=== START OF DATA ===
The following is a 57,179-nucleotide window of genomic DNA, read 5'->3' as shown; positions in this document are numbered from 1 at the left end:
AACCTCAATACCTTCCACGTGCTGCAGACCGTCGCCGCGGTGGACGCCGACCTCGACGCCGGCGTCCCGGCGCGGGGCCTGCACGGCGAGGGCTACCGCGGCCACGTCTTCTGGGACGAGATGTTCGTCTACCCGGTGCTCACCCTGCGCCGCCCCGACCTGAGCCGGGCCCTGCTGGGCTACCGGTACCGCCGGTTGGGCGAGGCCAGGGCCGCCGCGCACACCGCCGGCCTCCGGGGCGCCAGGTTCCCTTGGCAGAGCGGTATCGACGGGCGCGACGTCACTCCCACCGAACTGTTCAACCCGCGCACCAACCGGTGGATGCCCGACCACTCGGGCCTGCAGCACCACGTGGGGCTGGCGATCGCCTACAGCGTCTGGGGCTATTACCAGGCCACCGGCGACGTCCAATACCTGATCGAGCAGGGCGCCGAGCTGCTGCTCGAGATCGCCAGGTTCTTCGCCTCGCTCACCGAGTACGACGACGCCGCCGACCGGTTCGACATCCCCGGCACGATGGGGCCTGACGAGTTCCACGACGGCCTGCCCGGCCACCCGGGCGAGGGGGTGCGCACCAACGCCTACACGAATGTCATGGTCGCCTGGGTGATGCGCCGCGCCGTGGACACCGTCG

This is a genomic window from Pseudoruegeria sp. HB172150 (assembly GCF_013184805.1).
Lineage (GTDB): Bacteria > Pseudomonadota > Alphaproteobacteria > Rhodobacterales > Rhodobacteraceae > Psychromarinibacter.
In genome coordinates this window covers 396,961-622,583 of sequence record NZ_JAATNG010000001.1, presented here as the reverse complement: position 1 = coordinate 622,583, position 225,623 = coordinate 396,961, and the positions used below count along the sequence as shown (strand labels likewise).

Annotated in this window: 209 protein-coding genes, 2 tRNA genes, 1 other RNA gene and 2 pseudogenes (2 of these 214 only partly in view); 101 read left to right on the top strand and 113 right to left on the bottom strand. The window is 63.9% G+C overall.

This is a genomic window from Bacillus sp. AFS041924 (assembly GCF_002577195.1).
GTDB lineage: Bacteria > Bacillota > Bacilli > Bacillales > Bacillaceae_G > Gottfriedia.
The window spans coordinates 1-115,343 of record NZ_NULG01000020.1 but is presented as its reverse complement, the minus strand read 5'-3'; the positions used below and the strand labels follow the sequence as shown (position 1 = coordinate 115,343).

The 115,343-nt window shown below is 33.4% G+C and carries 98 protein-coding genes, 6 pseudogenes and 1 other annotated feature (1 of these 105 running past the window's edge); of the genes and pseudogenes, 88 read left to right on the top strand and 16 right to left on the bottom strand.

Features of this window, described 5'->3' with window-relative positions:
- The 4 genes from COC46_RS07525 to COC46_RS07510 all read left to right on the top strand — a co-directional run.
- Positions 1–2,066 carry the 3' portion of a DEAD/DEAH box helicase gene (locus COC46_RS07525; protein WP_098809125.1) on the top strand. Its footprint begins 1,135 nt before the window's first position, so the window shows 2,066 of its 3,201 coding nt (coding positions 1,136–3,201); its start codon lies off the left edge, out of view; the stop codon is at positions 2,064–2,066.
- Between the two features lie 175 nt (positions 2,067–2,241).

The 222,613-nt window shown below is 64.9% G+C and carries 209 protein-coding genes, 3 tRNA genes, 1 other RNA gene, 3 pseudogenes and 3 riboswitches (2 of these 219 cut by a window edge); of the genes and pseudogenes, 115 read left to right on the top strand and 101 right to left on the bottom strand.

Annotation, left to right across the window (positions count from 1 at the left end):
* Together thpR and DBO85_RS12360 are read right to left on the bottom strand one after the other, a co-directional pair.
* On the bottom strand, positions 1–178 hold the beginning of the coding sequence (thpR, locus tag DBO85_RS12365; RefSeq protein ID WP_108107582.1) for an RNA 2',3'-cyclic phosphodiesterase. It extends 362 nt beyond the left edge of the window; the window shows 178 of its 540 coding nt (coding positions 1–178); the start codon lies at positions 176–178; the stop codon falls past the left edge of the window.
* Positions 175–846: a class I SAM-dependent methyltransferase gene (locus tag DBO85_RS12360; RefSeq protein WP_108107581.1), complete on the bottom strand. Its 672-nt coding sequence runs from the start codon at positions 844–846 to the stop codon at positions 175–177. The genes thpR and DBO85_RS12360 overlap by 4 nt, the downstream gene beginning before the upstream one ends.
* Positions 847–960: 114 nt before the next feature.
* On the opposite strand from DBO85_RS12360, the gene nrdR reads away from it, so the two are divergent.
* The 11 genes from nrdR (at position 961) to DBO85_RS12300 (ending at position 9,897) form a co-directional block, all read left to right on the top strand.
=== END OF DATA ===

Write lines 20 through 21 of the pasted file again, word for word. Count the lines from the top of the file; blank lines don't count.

* Positions 847–960: 114 nt before the next feature.
* On the opposite strand from DBO85_RS12360, the gene nrdR reads away from it, so the two are divergent.